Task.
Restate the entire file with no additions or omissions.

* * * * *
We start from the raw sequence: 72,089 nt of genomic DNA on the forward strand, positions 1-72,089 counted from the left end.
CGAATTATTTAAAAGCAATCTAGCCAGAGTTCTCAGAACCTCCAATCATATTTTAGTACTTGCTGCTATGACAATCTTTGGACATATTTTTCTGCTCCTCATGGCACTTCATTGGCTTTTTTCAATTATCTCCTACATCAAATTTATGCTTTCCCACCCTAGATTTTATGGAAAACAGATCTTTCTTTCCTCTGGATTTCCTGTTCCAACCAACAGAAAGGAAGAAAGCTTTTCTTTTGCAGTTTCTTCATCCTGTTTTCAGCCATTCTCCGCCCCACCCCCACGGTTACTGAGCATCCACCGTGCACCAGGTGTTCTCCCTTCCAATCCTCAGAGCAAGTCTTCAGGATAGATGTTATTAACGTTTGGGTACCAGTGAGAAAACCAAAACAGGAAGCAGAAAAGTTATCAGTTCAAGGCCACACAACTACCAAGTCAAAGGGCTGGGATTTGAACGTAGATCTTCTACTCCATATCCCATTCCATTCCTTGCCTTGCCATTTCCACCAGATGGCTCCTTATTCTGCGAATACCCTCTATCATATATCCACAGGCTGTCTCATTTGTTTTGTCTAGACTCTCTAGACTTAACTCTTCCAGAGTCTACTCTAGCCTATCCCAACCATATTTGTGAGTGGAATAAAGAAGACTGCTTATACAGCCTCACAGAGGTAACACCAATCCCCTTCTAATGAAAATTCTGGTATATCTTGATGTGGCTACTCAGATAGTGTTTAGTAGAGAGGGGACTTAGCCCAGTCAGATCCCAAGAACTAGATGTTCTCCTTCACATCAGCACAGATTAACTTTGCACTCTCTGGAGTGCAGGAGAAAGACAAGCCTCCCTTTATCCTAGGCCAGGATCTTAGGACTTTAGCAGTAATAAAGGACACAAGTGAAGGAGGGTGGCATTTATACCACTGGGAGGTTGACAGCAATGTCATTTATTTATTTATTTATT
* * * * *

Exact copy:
We start from the raw sequence: 72,089 nt of genomic DNA on the forward strand, positions 1-72,089 counted from the left end.
CGAATTATTTAAAAGCAATCTAGCCAGAGTTCTCAGAACCTCCAATCATATTTTAGTACTTGCTGCTATGACAATCTTTGGACATATTTTTCTGCTCCTCATGGCACTTCATTGGCTTTTTTCAATTATCTCCTACATCAAATTTATGCTTTCCCACCCTAGATTTTATGGAAAACAGATCTTTCTTTCCTCTGGATTTCCTGTTCCAACCAACAGAAAGGAAGAAAGCTTTTCTTTTGCAGTTTCTTCATCCTGTTTTCAGCCATTCTCCGCCCCACCCCCACGGTTACTGAGCATCCACCGTGCACCAGGTGTTCTCCCTTCCAATCCTCAGAGCAAGTCTTCAGGATAGATGTTATTAACGTTTGGGTACCAGTGAGAAAACCAAAACAGGAAGCAGAAAAGTTATCAGTTCAAGGCCACACAACTACCAAGTCAAAGGGCTGGGATTTGAACGTAGATCTTCTACTCCATATCCCATTCCATTCCTTGCCTTGCCATTTCCACCAGATGGCTCCTTATTCTGCGAATACCCTCTATCATATATCCACAGGCTGTCTCATTTGTTTTGTCTAGACTCTCTAGACTTAACTCTTCCAGAGTCTACTCTAGCCTATCCCAACCATATTTGTGAGTGGAATAAAGAAGACTGCTTATACAGCCTCACAGAGGTAACACCAATCCCCTTCTAATGAAAATTCTGGTATATCTTGATGTGGCTACTCAGATAGTGTTTAGTAGAGAGGGGACTTAGCCCAGTCAGATCCCAAGAACTAGATGTTCTCCTTCACATCAGCACAGATTAACTTTGCACTCTCTGGAGTGCAGGAGAAAGACAAGCCTCCCTTTATCCTAGGCCAGGATCTTAGGACTTTAGCAGTAATAAAGGACACAAGTGAAGGAGGGTGGCATTTATACCACTGGGAGGTTGACAGCAATGTCATTTATTTATTTATTTATT